We sought to quantify the relationship between morning, afternoon or evening physical activity and consistency (e.g. routine) and risk of type 2 diabetes. A cohort of 93,095 UK Biobank participants (mean age 62 years) without a history of type 2 diabetes wore a wrist-worn accelerometer for 1 week. We converted accelerometer information to estimate metabolic equivalent of task (MET), summing MET h of total physical activity completed within three intra-day time segments (morning, afternoon and evening). We quantified physical activity consistency as the SD of participants’ daily total physical activity. We ultimately associated each of the following with incident type 2 diabetes: (1) morning, afternoon or evening ‘time-segmented’ MET h per week; and (2) consistency. We also considered moderate-to-vigorous physical activity (MVPA) and vigorous physical activity (VPA) in association with type 2 diabetes incidence. When considering MET as the physical activity measure, we observed protective associations of morning (HR 0.90 [95% CI 0.86, 0.93], p=7×10−8) and afternoon (HR 0.91 [95% CI 0.87, 0.95], p=1×10−5) but did not have evidence for evening physical activity (HR 0.95 [95% CI 0.90, 1.00], p=0.07) with type 2 diabetes. There was no difference between MET-measured morning and afternoon physical activity. Our substitution model highlighted the importance of adjusting for lifestyle factors (e.g. sleep time and diet); the effect of a substitution between afternoon and evening physical activity was attenuated after adjustment for lifestyle variables. Consistency of MET-measured physical activity was not associated with type 2 diabetes (p=0.07). MVPA and VPA were associated with decreased risk for type 2 diabetes at all times of the day. Total metabolic equivalents of physical activity in the morning and afternoon had a protective effect on diabetes risk and evening activity was not associated with diabetes. Consistency of physical activity did not play a role in decreasing risk for diabetes. Vigorous activity is associated with lower risk no matter the time of day of activity.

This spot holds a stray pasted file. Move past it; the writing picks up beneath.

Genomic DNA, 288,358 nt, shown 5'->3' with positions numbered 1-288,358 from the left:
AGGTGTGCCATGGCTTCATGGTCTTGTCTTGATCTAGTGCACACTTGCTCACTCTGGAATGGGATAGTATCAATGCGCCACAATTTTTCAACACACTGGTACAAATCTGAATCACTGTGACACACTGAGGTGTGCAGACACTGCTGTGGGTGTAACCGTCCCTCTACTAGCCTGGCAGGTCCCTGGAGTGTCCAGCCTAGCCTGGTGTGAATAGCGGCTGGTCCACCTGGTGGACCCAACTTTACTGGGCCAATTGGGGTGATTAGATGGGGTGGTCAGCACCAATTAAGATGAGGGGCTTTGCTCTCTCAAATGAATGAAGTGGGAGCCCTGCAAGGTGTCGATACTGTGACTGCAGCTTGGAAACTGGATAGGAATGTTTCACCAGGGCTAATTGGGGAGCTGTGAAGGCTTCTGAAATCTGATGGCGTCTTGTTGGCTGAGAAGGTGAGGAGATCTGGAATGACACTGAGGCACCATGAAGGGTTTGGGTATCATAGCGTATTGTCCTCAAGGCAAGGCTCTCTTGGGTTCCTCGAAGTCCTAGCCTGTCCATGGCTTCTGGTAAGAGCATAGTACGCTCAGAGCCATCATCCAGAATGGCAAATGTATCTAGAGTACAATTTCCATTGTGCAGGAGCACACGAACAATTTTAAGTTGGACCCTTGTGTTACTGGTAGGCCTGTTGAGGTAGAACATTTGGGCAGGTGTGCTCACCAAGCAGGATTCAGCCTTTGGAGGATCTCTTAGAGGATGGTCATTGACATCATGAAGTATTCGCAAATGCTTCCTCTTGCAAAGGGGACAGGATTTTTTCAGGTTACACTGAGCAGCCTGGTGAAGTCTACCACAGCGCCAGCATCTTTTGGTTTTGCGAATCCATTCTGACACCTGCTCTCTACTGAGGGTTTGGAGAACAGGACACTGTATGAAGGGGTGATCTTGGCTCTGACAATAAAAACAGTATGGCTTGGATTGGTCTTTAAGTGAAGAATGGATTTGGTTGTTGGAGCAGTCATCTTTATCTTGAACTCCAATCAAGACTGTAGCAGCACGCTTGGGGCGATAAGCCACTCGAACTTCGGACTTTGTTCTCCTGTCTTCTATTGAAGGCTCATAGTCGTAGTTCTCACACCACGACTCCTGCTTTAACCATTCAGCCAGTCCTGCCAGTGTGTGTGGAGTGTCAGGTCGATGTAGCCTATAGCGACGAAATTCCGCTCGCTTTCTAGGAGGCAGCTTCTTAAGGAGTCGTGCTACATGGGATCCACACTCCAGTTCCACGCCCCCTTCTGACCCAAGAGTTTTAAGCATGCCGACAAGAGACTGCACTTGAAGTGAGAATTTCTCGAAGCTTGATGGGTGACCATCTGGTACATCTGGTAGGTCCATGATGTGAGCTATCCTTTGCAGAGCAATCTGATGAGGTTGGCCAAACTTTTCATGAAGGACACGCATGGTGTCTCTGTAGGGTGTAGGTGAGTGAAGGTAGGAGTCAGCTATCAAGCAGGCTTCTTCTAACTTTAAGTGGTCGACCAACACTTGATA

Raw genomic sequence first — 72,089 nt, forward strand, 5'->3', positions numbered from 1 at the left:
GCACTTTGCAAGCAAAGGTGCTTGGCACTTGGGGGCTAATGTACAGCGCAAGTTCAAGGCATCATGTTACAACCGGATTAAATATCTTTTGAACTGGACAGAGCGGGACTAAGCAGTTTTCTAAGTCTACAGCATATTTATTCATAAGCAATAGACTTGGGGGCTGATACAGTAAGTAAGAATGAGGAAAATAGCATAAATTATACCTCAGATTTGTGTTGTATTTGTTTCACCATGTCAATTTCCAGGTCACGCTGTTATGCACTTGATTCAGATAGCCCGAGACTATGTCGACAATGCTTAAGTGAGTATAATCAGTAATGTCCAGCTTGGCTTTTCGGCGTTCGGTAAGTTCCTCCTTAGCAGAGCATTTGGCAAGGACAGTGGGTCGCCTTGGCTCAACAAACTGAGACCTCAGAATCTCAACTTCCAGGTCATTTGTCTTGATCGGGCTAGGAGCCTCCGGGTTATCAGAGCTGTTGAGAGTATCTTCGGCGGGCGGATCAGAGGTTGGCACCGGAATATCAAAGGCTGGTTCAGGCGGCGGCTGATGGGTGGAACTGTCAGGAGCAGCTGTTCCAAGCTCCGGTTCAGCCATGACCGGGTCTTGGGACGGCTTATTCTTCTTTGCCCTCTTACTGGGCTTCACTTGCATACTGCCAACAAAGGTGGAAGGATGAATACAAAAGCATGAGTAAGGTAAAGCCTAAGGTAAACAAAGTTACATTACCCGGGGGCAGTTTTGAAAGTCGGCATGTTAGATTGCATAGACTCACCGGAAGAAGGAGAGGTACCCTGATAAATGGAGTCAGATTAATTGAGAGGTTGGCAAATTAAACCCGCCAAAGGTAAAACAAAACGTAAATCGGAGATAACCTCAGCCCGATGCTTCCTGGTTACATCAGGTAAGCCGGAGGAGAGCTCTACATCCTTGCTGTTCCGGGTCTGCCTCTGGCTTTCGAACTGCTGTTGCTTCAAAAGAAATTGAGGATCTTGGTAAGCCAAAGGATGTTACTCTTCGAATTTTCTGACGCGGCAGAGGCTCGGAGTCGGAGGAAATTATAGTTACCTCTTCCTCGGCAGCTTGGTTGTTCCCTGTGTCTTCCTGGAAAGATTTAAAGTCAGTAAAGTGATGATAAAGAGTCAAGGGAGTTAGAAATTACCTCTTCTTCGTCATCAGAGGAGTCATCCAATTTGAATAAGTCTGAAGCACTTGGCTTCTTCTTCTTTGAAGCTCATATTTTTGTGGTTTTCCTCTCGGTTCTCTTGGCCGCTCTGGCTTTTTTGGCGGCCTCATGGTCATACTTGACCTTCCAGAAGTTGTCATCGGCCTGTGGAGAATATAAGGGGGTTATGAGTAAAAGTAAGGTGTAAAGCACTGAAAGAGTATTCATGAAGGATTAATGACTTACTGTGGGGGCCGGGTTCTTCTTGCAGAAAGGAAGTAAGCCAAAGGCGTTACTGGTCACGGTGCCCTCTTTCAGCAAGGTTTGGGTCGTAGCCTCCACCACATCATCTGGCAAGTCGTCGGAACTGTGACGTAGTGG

Flat sheets patterned with folds, cuts or swelling regions can deform into complex three-dimensional shapes under external stimuli1–24. However, current strategies require prepatterning and lack intrinsic shape selection5–24. Moreover, they either rely on permanent deformations6,12–14,17,18, preventing corrections or erasure of a shape, or sustained stimulation5,7–11,25, thus yielding shapes that are unstable. Here we show that shape-morphing strategies based on mechanical multistability can overcome these limitations. We focus on undulating metasheets that store memories of mechanical stimuli in patterns of self-stabilizing scars. After removing external stimuli, scars persist and force the sheet to switch to sharply selected curved, curled and twisted shapes. These stable shapes can be erased by appropriate forcing, allowing rewritable patterns and repeated and robust actuation. Our strategy is material agnostic, extendable to other undulation patterns and instabilities, and scale-free, allowing applications from miniature to architectural scales.
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21,725 members
Nadine Gaab
  • Harvard Graduate School of Education
Walid F. Yassin
  • Harvard Medical School - Psychiatry
02138, Cambridge, MA, United States
Head of institution
Lawrence Bacow
617.266 0859